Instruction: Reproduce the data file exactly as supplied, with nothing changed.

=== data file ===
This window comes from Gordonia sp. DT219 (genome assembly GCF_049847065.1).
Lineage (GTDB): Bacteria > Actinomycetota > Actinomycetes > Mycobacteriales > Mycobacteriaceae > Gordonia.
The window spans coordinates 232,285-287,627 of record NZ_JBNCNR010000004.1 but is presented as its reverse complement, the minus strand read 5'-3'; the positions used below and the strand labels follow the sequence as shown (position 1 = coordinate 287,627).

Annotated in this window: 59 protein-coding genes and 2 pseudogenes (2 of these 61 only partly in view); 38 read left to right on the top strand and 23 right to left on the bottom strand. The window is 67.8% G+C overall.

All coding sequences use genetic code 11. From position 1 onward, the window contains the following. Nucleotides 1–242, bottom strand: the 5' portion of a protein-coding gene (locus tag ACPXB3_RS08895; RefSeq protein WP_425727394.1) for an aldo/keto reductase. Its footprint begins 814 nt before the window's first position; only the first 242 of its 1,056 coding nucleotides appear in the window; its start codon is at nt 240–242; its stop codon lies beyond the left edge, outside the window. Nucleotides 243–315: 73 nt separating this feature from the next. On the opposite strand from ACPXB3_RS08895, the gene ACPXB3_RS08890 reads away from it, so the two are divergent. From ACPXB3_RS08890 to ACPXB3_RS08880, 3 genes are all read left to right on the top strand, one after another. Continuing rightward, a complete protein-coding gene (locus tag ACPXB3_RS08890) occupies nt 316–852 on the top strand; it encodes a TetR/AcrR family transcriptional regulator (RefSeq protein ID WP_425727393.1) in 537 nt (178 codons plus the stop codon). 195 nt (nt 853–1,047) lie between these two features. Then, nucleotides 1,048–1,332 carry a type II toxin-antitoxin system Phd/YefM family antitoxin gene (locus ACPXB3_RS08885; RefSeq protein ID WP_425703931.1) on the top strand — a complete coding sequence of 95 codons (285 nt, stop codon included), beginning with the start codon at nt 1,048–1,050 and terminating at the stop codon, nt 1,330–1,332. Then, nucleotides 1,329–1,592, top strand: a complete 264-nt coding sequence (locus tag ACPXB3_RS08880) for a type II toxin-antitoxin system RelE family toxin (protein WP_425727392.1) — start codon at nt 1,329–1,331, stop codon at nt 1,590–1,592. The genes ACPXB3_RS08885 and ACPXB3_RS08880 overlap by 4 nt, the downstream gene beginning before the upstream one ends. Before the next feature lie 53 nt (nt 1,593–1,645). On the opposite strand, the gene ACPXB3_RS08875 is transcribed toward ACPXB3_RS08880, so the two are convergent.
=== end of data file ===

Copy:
This window comes from Gordonia sp. DT219 (genome assembly GCF_049847065.1).
Lineage (GTDB): Bacteria > Actinomycetota > Actinomycetes > Mycobacteriales > Mycobacteriaceae > Gordonia.
The window spans coordinates 232,285-287,627 of record NZ_JBNCNR010000004.1 but is presented as its reverse complement, the minus strand read 5'-3'; the positions used below and the strand labels follow the sequence as shown (position 1 = coordinate 287,627).

Annotated in this window: 59 protein-coding genes and 2 pseudogenes (2 of these 61 only partly in view); 38 read left to right on the top strand and 23 right to left on the bottom strand. The window is 67.8% G+C overall.

All coding sequences use genetic code 11. From position 1 onward, the window contains the following. Nucleotides 1–242, bottom strand: the 5' portion of a protein-coding gene (locus tag ACPXB3_RS08895; RefSeq protein WP_425727394.1) for an aldo/keto reductase. Its footprint begins 814 nt before the window's first position; only the first 242 of its 1,056 coding nucleotides appear in the window; its start codon is at nt 240–242; its stop codon lies beyond the left edge, outside the window. Nucleotides 243–315: 73 nt separating this feature from the next. On the opposite strand from ACPXB3_RS08895, the gene ACPXB3_RS08890 reads away from it, so the two are divergent. From ACPXB3_RS08890 to ACPXB3_RS08880, 3 genes are all read left to right on the top strand, one after another. Continuing rightward, a complete protein-coding gene (locus tag ACPXB3_RS08890) occupies nt 316–852 on the top strand; it encodes a TetR/AcrR family transcriptional regulator (RefSeq protein ID WP_425727393.1) in 537 nt (178 codons plus the stop codon). 195 nt (nt 853–1,047) lie between these two features. Then, nucleotides 1,048–1,332 carry a type II toxin-antitoxin system Phd/YefM family antitoxin gene (locus ACPXB3_RS08885; RefSeq protein ID WP_425703931.1) on the top strand — a complete coding sequence of 95 codons (285 nt, stop codon included), beginning with the start codon at nt 1,048–1,050 and terminating at the stop codon, nt 1,330–1,332. Then, nucleotides 1,329–1,592, top strand: a complete 264-nt coding sequence (locus tag ACPXB3_RS08880) for a type II toxin-antitoxin system RelE family toxin (protein WP_425727392.1) — start codon at nt 1,329–1,331, stop codon at nt 1,590–1,592. The genes ACPXB3_RS08885 and ACPXB3_RS08880 overlap by 4 nt, the downstream gene beginning before the upstream one ends. Before the next feature lie 53 nt (nt 1,593–1,645). On the opposite strand, the gene ACPXB3_RS08875 is transcribed toward ACPXB3_RS08880, so the two are convergent.